How does an autonomous car see? Google’s GOOG driverless car prototype uses LiDAR, which is a system of lasers that spins on top of the car to create a 3D map of its surroundings. LiDAR is part of the car’s perception system, which determines where and what an object is, along with its speed and direction.
Despite the fact that LiDAR is a superior technology to competing camera-based systems, LiDAR products are currently much more expensive than cameras, impeding their adoption. The chart below shows the current differences between the two systems.
The most important difference between the two is that LiDAR offers more accurate object detection. All standalone camera systems available today require human supervision. While computer vision may be 99% accurate, even small fractions of a percent have enormous consequences. Brad Templeton, a consultant for the Google car and an autonomous technology expert, puts it simply, “Technologies that detect 99 out of 100 objects would be acceptable if one accepts the consequences of failing to detect 1 out of 100 pedestrians or bikers.”1
The Velodyne system in Google’s initial prototype costs roughly $75,000 per unit, while Mobileye MLBY sells a camera-based collision avoidance system that costs $850. Tesla’s TSLA Elon Musk has said, “The problem with Google’s current approach is that the sensor system is too expensive… It’s better to have an optical system, basically cameras with software that is able to figure out what’s going on just by looking at things.”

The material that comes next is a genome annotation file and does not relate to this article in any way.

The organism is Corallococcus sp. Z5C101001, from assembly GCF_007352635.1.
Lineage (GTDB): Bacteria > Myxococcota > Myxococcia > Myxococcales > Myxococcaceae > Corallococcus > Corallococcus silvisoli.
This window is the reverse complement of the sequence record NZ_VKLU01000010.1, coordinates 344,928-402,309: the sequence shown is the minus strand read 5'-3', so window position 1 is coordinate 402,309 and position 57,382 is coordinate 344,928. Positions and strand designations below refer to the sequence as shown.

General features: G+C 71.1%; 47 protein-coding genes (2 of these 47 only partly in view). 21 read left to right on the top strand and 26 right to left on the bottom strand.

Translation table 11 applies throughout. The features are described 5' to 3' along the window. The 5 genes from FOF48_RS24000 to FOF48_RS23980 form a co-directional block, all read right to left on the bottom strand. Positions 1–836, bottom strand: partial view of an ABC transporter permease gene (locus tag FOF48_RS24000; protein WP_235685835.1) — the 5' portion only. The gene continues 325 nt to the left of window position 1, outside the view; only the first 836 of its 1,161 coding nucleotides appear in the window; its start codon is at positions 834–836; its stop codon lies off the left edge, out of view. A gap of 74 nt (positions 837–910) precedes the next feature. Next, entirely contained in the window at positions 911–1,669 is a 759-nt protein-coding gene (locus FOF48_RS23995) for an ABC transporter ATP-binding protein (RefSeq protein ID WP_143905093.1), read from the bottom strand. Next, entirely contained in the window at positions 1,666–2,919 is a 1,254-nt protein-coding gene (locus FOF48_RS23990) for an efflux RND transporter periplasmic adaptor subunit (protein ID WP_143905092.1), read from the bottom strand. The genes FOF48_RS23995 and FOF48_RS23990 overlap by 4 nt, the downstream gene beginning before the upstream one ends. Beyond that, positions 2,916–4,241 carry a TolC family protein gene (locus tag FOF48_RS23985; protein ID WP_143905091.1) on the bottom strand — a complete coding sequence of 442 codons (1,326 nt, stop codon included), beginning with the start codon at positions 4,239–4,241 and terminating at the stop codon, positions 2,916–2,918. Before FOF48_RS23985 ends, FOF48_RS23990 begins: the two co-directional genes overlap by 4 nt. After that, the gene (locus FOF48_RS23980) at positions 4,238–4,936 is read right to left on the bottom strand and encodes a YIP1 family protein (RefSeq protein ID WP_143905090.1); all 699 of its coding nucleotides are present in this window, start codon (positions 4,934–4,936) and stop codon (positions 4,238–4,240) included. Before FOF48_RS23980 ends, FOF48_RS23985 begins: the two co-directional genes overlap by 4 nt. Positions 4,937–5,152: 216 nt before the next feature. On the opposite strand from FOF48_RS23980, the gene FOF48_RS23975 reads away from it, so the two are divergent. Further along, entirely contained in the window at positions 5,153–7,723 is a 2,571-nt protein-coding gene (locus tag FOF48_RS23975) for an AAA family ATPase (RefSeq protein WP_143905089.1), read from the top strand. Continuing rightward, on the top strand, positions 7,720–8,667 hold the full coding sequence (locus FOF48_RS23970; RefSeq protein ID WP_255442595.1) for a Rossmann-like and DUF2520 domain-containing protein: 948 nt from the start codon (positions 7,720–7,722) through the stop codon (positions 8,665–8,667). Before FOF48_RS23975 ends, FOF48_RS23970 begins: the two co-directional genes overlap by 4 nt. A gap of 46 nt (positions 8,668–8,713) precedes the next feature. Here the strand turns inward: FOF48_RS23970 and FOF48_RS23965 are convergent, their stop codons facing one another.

Luckily for automakers, the difference in price between LiDAR and cameras could become negligible. Quanergy promises to release a solid state LiDAR in the next couple of years that will be less than $100, bringing costs in line with cameras while offering better perceptive ability. Solid state LiDAR systems will be more reliable, lighter, smaller, and more energy efficient than Velodyne, a mechanical system.
Recently Mr. Musk announced that Tesla will release a fully autonomous car in five to six years, where previously he had planned to release only a semi-autonomous version. Perhaps the cost decline of LiDAR is what swayed him. Once driverless systems are ready for public use, new lower cost systems will expand the market for potential buyers of autonomous cars, and ultimately improve the economics of shared autonomous taxi networks.
NOTE: LiDAR will never be a standalone solution for autonomous driving. The system is superior at detecting objects, but cameras will most likely be used in conjunction with LiDAR to identify color. A full suite of sensors will likely be required for autonomous vehicle implementations as each sensor-type has its own strengths and weaknesses and real-time object detection and confirmation will be most reliable when more inputs and input-types are feeding into the process.
- Brad Templeton’s website was a key resource for this blog: http://www.templetons.com/brad/robocars/cameras-lasers.html ↩
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